Opening the play with enough presence and energy to take complete command of the entire Victoria Theatre Hall (and what also seemed the Arts House, Concert Hall, and the whole of City Hall) was Cadmus, Pentheus’ grandfather, played by Jamaluddin Latif. With a booming voice, he delivered his opening lines in Jogakarta-Javanese, looking directly at the audience, absolute and unyielding. He speaks to Pentheus, King of Thebes, played by Tian Chong, who replies in Mandarin. Watching the opening scenes unfold, I could not help but realise how powerful this adaptation was in using the differences in spoken language to achieve a unique, performative musicality in each character’s speech. Pentheus’ lines were delivered powerfully by Chong in Mandarin, with accents literally everywhere due to the forceful, staccato-like rhythm of spoken Mandarin. This was in stark contrast to Cadmus’ vowel-heavy speech, the vowels of which Latif expertly dragged out in certain utterances, allowing him to use speech to command attention and authority as his character addressed his grandson.

Perhaps it was because Mandarin was the only language whose sound, rhythm, and intonation, I was familiar to (although I am by no means suggesting I could understand it), but Pentheus’ speech seemed to contrast everyone else’s in this production — the Priests, the Bacchae, Cadmus, even Agave, whom he did not share a scene with. The staccato-like rhythm of Mandarin lacked the same musicality and dominance that was achieved in the delivery of lines that were in other languages. Instead, the use of and delivery of Mandarin was characterised by Pentheus’ forceful impulsivity and brute strength. In contrast to the sense of divinity that so well enveloped the other characters, the way Mandarin was used here almost reminded me, from the get-go, just how mortal Pentheus was, and what little chances he had standing against the forces of a god.

After Pentheus’ demise, in which he appears to have been brutally dismembered by the Priests as well as his own mother, Agave, Pentheus’ mother, emerges. She announces triumphantly in Javanese that she has slaughtered a lion, and looks for her son so that he can observe her victory for himself. She then learns from her father, Cadmus, that her son is dead and that she had unknowingly played a part in his murder. Agave, played by Naito Cheiko, holds her son’s head in her hands by its hair and faces the audience. The look of horror on her face upon realisation, as well as the cry of excruciating grief that emerges from her lips, a high-pitched, tormented shriek, broke my heart into pieces. The intensity and tension that had been built up throughout the course of the entire play hit its zenith in this moment. Within minutes, this mighty warrior had been reduced to a fool, a mother forever left tormented with the deepest guilt and most terrible grief imaginable.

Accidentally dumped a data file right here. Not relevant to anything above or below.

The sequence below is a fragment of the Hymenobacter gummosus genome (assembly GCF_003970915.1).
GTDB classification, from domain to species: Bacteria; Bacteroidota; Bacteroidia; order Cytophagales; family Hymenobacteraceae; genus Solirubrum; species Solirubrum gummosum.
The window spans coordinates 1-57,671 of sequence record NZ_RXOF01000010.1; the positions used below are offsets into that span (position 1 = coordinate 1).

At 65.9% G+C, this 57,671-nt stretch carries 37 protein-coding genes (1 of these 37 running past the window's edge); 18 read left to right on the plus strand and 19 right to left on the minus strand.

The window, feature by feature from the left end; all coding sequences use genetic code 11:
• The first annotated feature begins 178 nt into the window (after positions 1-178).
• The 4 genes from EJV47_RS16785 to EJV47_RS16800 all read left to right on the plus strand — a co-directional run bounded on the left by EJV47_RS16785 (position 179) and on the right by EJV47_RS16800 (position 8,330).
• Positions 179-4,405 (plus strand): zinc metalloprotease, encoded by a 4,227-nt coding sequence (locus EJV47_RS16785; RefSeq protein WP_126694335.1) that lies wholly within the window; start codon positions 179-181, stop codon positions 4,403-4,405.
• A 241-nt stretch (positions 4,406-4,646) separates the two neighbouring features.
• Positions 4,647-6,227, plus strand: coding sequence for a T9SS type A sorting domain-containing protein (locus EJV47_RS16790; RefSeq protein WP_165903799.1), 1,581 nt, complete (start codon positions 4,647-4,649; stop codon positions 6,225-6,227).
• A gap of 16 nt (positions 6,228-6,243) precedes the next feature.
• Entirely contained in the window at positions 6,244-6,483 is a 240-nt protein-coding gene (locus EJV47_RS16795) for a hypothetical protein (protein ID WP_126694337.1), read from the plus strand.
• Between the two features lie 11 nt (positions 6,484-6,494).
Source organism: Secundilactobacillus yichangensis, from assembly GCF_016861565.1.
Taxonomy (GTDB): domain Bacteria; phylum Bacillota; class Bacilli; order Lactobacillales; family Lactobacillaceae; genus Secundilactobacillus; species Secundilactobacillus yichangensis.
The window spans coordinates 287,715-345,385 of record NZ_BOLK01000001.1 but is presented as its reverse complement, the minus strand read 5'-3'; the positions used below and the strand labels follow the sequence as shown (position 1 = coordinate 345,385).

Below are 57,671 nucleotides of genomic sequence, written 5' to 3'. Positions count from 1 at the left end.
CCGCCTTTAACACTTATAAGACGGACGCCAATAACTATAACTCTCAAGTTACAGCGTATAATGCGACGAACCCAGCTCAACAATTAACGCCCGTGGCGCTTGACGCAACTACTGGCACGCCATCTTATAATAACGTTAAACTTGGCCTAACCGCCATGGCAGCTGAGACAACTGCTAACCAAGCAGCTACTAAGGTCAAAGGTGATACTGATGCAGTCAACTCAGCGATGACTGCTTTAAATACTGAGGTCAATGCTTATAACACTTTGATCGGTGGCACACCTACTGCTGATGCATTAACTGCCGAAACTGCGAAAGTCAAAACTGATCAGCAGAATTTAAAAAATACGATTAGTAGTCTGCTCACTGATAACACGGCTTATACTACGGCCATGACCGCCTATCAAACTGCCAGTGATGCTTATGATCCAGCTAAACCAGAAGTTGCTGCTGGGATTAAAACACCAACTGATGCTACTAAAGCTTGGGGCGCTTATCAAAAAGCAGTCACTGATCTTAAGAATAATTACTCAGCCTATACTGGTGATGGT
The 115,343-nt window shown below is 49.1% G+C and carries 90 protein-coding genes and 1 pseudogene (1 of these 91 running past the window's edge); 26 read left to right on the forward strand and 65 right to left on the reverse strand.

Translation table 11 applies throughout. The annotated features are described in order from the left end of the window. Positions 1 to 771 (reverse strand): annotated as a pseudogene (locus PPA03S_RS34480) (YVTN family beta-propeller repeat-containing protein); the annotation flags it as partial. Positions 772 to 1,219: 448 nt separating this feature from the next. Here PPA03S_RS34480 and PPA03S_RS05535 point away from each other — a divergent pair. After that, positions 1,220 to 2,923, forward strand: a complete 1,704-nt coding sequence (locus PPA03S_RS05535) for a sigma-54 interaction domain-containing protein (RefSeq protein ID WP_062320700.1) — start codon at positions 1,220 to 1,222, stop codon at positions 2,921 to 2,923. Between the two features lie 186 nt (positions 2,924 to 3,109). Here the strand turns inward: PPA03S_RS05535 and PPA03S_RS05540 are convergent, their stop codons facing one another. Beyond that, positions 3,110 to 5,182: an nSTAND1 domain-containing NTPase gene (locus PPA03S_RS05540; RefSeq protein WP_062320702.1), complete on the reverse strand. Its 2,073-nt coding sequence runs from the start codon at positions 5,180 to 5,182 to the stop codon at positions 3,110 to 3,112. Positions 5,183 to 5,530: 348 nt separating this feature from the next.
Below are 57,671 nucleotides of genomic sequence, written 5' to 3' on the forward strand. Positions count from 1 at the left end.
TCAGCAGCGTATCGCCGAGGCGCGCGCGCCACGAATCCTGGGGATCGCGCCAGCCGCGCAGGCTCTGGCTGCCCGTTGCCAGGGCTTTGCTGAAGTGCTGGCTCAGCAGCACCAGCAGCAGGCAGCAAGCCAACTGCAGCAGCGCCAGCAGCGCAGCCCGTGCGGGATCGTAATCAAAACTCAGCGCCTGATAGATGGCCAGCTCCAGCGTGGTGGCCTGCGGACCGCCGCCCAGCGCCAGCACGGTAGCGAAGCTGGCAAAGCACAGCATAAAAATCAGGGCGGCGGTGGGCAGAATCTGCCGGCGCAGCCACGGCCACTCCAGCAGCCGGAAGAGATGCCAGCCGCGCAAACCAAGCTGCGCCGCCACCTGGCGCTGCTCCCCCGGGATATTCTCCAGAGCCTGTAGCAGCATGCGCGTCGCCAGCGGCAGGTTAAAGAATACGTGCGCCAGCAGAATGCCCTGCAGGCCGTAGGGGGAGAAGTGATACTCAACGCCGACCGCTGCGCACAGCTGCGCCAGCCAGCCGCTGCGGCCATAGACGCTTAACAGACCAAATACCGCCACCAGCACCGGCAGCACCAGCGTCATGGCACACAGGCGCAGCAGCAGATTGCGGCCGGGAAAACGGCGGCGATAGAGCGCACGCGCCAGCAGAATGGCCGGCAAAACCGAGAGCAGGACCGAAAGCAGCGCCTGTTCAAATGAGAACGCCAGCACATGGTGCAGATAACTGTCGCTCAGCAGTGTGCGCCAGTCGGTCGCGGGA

It was the image of the closing scene that haunted me the most. As the Priests and Bacchae made their slow exit towards the wings and offstage, Cadmus and Agave simply sat on the stage staring at the audience. It did not take a genius to recognise the sheer severity of pain embedded in their faces and emitted from their intense gaze. I have not watched enough Greek classics on stage, but I understood then, that this was tragedy at its finest. Even as the curtains fell, the horror lingered.

Dionysus is produced by The Japan Foundation Asia Center, Suzuki Company of Toga and Purnati Indonesia.

Photos by Dian P. Susilaradeya. Courtesy of Purnati Indonesia 2018.